Why penetration testing doesn't stop Advanced Persistent Threats (APT).
Penetration testing is intended to simulate the actions of a real world attacker by identifying security weaknesses that could impact on the confidentiality, integrity and availability of a target organisation’s assets. If executed correctly, penetration testing can be a very effective method of identifying areas within an organisation where security controls need to be enhanced in order to limit the opportunities for a successful attack.
Traditional penetration testing required no specific technical details of the target systems to be provided before a test was sanctioned. Instead, only high level details, such as the name of the target would be issued and the testing team would need to identify the systems owned by the organisation and formulate a plan of attack. This allowed for a very open-ended test to be performed and provided a more realistic view of the attack paths that could be exploited in order to compromise the target organisation’s assets.
Over the years, this approach to testing has been modified into finely scoped engagements that focus on specific sets of systems within isolated environments which are commissioned on a per-project basis. For example, a penetration test against an example organisation’s public facing infrastructure is likely to be limited to a specific set of IP addresses provided by the client and tested within a strict timeframe.
Testing in this manner, whilst it is valuable in enhancing the security of the systems tested in isolation, does not always provide a realistic view of an organisation’s overall security. This is because many organisations believe that once these isolated systems are tested and any uncovered vulnerabilities are addressed, the organisation is secure. However, attackers are fully aware of this penetration testing culture and are exploiting the “gaps” left by this approach.
Attackers are not restricted by a defined scope and will attempt to identify as many security weaknesses as possible that will provide the path of least resistance into the organisation while focusing on specific goals. This will often involve chaining together multiple attack vectors that bypass security controls and provide direct access into an organisation’s internal network.
The actual steps taken to perform these attacks will vary between different groups of attackers dependent upon the target organisation. However, the general approach usually consists of a number of phases, with one vital phase being the exploitation of human trust. Rather than trying to break into systems directly, attackers are targeting the users of those systems and leveraging their access to compromise the organisation in order to achieve their end goal.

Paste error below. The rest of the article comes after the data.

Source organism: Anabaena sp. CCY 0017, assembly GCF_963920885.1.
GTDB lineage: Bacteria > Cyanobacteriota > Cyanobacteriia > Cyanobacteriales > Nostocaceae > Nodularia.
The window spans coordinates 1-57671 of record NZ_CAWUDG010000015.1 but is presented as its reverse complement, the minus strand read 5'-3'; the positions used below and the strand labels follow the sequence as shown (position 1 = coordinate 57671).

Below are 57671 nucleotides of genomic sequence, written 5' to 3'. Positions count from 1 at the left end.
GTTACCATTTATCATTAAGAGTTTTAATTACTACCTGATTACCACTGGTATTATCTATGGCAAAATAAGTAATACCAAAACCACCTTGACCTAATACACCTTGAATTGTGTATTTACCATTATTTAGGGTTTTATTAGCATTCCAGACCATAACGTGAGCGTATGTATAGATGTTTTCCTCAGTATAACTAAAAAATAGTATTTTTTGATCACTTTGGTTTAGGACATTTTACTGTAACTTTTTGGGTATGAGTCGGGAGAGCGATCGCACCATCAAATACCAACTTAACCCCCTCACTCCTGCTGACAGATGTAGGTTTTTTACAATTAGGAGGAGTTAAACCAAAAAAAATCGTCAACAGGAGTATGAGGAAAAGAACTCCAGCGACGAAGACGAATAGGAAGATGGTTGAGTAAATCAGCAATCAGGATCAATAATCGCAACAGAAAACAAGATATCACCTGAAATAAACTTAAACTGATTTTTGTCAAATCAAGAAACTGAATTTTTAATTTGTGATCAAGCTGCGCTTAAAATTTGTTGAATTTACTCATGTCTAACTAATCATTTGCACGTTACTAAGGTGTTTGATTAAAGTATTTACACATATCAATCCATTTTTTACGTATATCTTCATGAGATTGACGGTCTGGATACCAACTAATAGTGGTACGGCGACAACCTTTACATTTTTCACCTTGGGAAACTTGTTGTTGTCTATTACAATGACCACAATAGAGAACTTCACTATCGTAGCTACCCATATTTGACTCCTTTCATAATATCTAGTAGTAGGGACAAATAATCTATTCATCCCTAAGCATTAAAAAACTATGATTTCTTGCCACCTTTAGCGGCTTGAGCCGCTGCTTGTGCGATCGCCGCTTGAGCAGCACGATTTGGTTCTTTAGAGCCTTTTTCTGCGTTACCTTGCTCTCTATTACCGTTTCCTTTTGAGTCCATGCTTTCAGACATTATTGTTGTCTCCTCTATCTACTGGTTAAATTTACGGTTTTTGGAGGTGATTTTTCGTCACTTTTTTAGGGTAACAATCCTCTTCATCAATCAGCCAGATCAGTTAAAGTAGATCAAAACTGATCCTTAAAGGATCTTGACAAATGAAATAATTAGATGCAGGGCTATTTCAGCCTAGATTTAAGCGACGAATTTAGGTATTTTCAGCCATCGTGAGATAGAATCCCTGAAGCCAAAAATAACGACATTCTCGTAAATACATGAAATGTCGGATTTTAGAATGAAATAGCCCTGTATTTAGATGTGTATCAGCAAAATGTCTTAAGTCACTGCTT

In a typical attack, an organisation will first be investigated in order to identify methods to bypass any security defences/controls and gain the initial foothold into the organisation. This will include identifying specific individuals to target and the relevant technologies in use.
The attackers will then compromise at least one system which can then be used as a platform on which to perform further attacks. This access is usually achieved through the use of a client-side attack delivered through spear phishing or watering holes.
Client-side attacks exploit human trust by manipulating unsuspecting users into downloading and executing malicious files sent via email, or directing them to a malicious website (a watering hole) resulting in malware being installed on their machine. This provides unauthorised access to the victim system and a foothold in the network. To find out more information about these methods of attack, please see the following articles authored by MWR consultants:
Once the initial foothold is gained, the attackers will typically attempt to leverage their access by stealing credentials or exploiting vulnerabilities in other systems in order to move off the individual workstation and get persistence on the network through remote access or command and control (C&C) to conduct the rest of the attack.
Once persistence is achieved, they will attack with the goal of disrupting or destroying key information through Computer Network Attacks (CNA) and/or the aim of intelligence gathering from competitors/adversaries through Computer Network Exploitation (CNE).
Most of the time, the approaches used to perform these attacks are neither new nor innovative and consist of common attack techniques that have been known about for over a decade. However, organisations are failing to keep up with implementing strategies to effectively limit their exposure to these attacks. Attackers are constantly evolving their approach and so it is important that defenders evolve with them. Penetration testing is an important part of an organisation’s security strategy, but it must be utilised in a manner which is effective and gives an accurate view of the organisation’s security.
Organisations should be incorporating a cyber-defence security programme into their existing security strategy. This will provide an understanding of the threat actors that are likely to target their organisation, the assets that they are likely to target and how they are likely to target them. This information should then be used to formulate a long term security strategy that takes a holistic view of the organisation, not just of isolated systems. The security strategy should be asset-centric and aim to prevent attacks using the scenarios that have been identified as being the most likely to succeed.
Penetration testing should be integrated into the strategy to simulate those threat actors as closely as possible, so that a realistic view of the organisation’s security can be formed. The results of penetration testing should then be used to demonstrate where security deficiencies exist and that the defences subsequently put in place are effective.